With beef, as with fiction, arguments for what’s real or natural tend to veil the actual terms of debate. A wonderful chapter restages a debate between so-called “neo-agrarians,” who argue for a return to the natural order of small farming, and those we might call “meat modernists,” who argue for a doubling down on cultured meat.
Wurgaft has little patience for people who believe uncritically in the sanctity of the natural. What the neo-agrarians want, he points out, can no longer exist, except as a parasitic appendage to the cheap meat industry we already have.
He’s likewise skeptical of the cultured meat movement’s ambitions to simulate today’s animal products (rather, that is, than simply making new forms of animal protein, to be cooked and eaten in new and exciting ways). Both the suffering of farm animals and the ecological damage caused by industrial farms are symptomatic effects of human social relations. The popular overinvestment in the idea of making a recognizable burger suggests a desire to change as little as possible about the structural conditions that gave rise to industrial agriculture.
As Wurgaft shows us, the apparently pragmatic goal of making realistically cow-like hamburgers and steaks may veil a romantic attachment to ways of life that we can no longer afford to sustain. More importantly, it may distract from the urgent work of inventing the food of the future: that is, any food, no matter how “alien,” that will keep Earth habitable for humans.
Once or twice, Wurgaft asks wistfully what it says about human moral agency that we haven’t just decided, en masse, to shift to a vegetarian diet. Considering the unlikeliness of such a shift— and indeed the surprise of Wurgaft’s own confession that he continues to eat meat—the question struck me as self-consciously naive. Elsewhere, he seems aware that, for most, eating meat feels no more voluntary than showing up to work every morning. It isn’t worth mourning our lost moral agency as we eat ourselves to death, because I suspect that it’s a small minority of people, worldwide, who might consider buying meat to be a choice against vegetarianism.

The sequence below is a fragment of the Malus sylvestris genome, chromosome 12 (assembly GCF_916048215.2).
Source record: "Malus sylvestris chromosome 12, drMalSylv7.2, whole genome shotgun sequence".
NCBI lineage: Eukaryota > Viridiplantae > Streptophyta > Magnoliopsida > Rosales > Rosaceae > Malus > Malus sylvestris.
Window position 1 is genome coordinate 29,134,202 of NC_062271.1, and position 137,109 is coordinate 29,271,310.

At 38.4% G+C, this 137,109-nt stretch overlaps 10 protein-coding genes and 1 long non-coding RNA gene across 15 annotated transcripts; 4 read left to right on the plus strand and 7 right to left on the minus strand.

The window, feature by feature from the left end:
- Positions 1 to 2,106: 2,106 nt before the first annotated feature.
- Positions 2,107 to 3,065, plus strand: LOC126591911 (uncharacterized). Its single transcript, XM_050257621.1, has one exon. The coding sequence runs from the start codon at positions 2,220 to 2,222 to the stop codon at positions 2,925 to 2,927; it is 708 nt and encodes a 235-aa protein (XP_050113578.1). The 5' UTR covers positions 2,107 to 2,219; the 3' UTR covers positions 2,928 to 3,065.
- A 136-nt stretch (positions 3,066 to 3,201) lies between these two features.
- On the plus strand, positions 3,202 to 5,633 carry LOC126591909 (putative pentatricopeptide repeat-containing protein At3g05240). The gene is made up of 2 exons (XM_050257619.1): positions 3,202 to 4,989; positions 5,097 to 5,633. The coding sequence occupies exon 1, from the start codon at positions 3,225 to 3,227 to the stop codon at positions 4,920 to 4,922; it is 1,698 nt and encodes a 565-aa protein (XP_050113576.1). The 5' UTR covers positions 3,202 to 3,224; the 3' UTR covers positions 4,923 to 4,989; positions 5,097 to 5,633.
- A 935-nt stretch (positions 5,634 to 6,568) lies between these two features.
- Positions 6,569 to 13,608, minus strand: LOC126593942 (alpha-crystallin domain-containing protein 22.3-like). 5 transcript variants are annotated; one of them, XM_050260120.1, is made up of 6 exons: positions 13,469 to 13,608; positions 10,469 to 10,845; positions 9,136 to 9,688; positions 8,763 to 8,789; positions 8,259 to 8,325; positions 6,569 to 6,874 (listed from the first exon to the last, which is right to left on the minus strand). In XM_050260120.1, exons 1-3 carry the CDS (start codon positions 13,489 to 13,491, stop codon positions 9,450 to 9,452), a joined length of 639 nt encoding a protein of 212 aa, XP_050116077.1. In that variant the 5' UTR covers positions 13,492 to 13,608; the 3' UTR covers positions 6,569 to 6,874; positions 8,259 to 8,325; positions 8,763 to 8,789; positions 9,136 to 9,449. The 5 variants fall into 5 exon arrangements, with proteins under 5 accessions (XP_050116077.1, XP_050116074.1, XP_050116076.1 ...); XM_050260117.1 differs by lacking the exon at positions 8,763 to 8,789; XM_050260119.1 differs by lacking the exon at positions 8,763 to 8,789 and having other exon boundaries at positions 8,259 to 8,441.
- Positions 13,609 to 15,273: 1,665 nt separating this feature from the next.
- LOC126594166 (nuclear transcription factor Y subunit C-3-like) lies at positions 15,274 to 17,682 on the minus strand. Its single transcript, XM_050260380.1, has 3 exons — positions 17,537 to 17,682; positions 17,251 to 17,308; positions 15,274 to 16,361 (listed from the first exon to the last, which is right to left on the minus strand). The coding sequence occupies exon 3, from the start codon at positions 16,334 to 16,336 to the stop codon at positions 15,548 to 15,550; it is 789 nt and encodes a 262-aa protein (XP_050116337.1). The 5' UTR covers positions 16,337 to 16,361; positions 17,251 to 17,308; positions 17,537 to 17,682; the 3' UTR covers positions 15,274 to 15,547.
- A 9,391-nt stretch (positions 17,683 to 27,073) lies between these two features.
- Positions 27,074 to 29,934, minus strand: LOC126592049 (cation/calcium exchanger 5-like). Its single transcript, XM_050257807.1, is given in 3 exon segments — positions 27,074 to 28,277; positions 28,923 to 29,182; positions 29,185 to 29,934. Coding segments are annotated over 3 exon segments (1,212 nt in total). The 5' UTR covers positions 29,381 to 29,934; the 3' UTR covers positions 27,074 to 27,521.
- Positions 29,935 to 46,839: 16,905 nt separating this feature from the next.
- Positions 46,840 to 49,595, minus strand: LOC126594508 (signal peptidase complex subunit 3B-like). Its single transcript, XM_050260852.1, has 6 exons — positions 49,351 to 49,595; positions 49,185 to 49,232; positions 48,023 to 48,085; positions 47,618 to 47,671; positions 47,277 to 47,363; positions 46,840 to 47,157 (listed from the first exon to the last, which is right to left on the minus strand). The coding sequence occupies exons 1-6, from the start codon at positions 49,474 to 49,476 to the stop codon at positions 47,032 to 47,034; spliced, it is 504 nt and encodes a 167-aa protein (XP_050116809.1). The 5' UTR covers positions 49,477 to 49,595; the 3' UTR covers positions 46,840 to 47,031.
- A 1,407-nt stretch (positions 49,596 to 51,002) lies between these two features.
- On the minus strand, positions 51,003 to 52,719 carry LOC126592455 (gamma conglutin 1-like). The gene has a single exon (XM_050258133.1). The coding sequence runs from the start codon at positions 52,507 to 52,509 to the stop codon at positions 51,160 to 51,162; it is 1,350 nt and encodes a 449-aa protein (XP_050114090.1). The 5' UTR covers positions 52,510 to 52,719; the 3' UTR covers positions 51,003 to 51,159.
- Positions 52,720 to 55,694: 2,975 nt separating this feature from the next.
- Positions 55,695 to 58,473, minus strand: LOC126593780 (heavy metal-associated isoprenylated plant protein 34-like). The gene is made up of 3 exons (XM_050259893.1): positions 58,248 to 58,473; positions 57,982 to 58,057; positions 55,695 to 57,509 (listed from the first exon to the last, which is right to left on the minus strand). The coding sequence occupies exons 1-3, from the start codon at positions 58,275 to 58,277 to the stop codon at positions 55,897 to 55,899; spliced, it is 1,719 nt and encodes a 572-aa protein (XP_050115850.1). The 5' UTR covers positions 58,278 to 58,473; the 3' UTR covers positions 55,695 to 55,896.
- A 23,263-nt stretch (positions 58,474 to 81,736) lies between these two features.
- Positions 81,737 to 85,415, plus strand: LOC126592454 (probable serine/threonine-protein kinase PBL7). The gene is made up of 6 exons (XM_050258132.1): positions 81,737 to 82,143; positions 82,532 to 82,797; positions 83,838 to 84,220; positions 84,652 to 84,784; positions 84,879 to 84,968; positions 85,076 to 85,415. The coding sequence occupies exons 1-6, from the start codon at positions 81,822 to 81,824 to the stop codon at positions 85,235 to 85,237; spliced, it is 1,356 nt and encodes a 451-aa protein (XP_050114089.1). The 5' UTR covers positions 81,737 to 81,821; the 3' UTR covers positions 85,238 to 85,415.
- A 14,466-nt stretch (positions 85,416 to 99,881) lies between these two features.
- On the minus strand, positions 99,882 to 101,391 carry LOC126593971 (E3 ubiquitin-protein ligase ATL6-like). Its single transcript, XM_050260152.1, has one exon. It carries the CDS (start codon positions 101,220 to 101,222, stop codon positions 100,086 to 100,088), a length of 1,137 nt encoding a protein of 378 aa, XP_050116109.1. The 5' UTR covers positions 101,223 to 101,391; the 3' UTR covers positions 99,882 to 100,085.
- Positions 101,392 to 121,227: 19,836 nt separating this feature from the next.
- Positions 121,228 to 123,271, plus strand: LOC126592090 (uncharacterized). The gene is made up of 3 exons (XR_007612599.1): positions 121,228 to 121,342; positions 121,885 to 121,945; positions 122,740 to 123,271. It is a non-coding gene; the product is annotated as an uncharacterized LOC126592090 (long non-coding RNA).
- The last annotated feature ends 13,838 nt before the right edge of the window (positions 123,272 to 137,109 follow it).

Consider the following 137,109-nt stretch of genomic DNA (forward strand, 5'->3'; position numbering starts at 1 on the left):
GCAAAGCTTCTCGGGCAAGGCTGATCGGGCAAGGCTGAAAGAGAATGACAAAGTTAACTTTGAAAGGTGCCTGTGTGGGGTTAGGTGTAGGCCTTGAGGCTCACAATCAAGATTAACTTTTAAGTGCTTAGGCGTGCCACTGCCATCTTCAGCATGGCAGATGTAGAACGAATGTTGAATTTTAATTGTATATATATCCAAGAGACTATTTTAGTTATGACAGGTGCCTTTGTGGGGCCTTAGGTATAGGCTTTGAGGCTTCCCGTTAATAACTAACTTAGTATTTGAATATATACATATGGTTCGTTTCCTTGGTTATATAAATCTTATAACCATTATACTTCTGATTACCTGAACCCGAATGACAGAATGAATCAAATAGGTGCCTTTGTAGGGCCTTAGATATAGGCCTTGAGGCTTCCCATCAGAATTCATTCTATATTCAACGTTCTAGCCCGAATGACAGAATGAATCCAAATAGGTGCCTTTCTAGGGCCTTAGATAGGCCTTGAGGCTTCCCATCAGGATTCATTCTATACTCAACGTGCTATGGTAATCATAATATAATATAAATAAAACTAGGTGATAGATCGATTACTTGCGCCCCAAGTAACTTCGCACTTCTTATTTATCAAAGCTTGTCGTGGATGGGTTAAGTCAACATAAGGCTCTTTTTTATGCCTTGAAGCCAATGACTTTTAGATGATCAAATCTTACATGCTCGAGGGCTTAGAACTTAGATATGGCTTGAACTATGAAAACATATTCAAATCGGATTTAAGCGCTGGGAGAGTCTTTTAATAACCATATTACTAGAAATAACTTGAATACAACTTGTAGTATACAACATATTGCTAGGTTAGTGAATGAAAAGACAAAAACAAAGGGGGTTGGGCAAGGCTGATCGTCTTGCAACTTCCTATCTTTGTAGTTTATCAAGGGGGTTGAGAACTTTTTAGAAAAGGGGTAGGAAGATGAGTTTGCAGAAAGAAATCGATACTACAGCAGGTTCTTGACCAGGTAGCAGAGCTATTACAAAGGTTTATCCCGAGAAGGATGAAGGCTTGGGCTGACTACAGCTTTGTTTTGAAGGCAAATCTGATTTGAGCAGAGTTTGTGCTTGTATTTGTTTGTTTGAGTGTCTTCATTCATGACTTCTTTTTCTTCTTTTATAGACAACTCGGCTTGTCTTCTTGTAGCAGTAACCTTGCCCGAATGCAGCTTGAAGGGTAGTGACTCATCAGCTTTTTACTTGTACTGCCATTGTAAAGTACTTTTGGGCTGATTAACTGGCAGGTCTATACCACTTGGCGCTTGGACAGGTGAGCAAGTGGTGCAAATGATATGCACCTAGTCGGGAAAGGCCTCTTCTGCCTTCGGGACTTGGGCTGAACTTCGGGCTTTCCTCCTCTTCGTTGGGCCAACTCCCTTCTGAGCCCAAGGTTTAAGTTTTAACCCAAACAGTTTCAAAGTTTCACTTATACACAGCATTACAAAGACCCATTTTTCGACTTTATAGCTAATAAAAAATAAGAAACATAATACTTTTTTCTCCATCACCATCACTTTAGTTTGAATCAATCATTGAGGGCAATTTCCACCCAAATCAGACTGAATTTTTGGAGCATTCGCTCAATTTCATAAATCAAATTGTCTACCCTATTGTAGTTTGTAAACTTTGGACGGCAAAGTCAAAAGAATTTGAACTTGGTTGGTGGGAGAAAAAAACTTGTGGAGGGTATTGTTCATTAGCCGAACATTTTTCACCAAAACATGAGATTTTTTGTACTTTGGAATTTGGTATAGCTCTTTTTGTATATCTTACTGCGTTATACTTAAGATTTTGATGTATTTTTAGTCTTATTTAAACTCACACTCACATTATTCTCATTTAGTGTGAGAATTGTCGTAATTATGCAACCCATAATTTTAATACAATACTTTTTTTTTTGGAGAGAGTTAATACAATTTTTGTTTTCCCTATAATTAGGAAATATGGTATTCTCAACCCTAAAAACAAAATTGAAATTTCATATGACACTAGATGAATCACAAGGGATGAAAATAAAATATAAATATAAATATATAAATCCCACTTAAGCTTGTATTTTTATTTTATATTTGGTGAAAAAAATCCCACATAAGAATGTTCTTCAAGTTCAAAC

Late in the book, Wurgaft reckons with the more genuine loss implicit in our devotion to the texture of “real” meat. This devotion speaks to an impoverished ability to imagine something better than the sensory reality of cheap meat, or what amounts to the same thing: social relations more desirable than those we have now.
Put another way: Is the best way we can imagine inhabiting a future Earth simply to eat cultured meat hamburgers? It would be sad indeed if the mouthfeel of yesterday’s hamburger became the only association we could yoke to aspirational words like “impossible” and “beyond.” That would be a sure sign that capitalism—the force driving the growth of Del Amo’s 20th-century pig farm—had stripped us of the ability to envision a life that offers pleasures any different from the ones we know.
This article was commissioned by Nicholas Dames.